8/26/2016 update: Coach Helfrich has now declared the player guilty, and in doing so has committed a flagrant violation of Klinger’s interpretation of the accused’s FERPA rights. The Salem Statesman Journal reports:
“[The student-athlete] has been suspended indefinitely for a violation of University and Department of Athletics codes of conduct,” Oregon coach Mark Helfrich said in a released statement. “At the conclusion of the University process, his status as a student-athlete will be evaluated further.”
Oh, right, the athletic department makes their players sign a FERPA release. How could I forget Dana Altman and Craig Pintens not telling me that? How could Tobin Klinger? Video here:
Why did Mark Helfrich keep this quiet until after the Emerald reporters broke the story?
And guilty of what? The Duck’s team rules include things like a requirement you call Professional Development Coordinator Tom Hart on his *personal* cell-phone if you’ve had contact with the cops:
And stay away from Egyptian motorcycle gangs and the Russian prostitutes they own.
8/26/2016: The Daily Emerald has the scoop here, from Tran Nguyen, Ryan Kostecka and Cooper Green. The RG and Oregonian reports do a nice job citing them. UO strategic communicator Tobin Klinger has his traditional response:
UO spokesman Tobin Klinger declined to provide details, citing the federal Family Educational Rights and Privacy Act. Representatives of the UO Athletic Department could not immediately be reached.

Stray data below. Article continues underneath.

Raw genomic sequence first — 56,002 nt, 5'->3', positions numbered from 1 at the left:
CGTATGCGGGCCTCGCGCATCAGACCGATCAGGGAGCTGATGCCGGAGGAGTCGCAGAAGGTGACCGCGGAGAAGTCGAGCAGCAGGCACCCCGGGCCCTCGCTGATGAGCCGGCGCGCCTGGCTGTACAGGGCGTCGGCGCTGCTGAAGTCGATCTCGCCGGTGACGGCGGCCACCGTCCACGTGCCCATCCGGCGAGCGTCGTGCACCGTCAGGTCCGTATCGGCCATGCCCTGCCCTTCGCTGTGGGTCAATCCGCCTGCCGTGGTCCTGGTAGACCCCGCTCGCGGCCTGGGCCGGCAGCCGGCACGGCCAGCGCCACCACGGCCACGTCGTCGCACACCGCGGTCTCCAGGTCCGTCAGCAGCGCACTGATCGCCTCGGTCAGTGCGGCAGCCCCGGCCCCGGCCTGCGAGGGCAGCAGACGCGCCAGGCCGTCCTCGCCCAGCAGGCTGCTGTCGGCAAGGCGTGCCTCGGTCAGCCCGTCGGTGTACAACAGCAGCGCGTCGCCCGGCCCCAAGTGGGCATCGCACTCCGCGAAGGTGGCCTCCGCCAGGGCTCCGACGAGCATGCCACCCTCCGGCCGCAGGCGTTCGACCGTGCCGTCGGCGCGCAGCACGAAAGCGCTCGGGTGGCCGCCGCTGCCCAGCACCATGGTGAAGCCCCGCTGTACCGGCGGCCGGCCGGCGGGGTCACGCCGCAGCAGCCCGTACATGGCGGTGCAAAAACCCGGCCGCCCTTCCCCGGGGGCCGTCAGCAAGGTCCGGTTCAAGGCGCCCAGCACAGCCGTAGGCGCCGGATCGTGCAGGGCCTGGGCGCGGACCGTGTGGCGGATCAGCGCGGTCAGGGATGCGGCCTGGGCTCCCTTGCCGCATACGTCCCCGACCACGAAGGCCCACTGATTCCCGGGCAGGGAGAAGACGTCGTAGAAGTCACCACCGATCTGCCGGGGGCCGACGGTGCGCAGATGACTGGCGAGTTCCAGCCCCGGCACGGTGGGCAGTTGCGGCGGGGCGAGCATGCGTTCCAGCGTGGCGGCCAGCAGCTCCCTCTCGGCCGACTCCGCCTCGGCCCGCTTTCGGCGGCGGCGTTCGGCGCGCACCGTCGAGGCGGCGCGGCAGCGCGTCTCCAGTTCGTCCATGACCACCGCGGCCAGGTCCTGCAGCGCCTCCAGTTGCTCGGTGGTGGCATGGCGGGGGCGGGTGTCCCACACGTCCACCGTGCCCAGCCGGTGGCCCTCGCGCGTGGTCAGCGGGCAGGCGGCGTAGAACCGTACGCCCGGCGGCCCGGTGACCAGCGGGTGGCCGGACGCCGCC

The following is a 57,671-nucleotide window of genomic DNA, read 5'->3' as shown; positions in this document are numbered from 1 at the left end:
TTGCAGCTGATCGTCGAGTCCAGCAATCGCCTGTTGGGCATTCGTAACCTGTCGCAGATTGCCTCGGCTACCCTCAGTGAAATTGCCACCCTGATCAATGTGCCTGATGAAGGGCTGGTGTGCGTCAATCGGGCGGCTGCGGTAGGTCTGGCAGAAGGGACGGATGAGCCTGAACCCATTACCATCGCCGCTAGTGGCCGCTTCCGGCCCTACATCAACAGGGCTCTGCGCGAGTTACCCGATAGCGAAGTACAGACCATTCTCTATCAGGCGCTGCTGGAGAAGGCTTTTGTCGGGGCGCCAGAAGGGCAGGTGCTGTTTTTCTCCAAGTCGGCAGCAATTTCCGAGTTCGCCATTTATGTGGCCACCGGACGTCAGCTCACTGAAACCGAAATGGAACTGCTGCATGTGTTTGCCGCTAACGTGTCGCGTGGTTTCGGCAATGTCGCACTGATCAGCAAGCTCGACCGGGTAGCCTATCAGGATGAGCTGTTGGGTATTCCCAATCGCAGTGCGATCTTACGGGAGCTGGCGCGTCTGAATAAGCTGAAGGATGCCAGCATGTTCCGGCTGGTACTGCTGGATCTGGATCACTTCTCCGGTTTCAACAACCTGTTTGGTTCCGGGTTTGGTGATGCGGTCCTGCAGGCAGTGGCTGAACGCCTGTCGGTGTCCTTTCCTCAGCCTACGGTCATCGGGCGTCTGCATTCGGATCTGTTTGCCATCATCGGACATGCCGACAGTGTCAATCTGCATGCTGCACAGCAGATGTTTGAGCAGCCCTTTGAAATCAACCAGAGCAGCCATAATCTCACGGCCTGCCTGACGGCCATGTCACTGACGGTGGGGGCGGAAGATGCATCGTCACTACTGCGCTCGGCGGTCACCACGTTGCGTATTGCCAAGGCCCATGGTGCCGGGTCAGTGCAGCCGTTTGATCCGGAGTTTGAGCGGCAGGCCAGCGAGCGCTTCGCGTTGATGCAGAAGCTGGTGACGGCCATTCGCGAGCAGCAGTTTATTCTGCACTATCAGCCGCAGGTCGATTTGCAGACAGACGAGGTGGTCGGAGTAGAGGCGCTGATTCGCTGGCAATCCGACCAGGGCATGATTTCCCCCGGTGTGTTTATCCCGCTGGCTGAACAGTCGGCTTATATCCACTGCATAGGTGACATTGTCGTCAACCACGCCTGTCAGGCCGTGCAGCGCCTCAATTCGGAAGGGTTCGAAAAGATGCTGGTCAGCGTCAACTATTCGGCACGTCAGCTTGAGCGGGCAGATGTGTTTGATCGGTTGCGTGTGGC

I’m no law professor, but here’s what the lawyers at the US Department of Education who supposedly enforce FERPA have to say about Klinger’s FERPA claim:
“Law enforcement unit records” (i.e., records created by the law enforcement unit, created for a law enforcement purpose, and maintained by the law enforcement unit) are not “education records” subject to the privacy protections of FERPA. As such, the law enforcement unit may refuse to provide an eligible student with an opportunity to inspect and review law enforcement unit records, and it may disclose law enforcement unit records to third parties without the eligible student’s prior written consent. However, education records, or personally identifiable information from education records, which the school shares with the law enforcement unit do not lose their protected status as education records because they are shared with the law enforcement unit.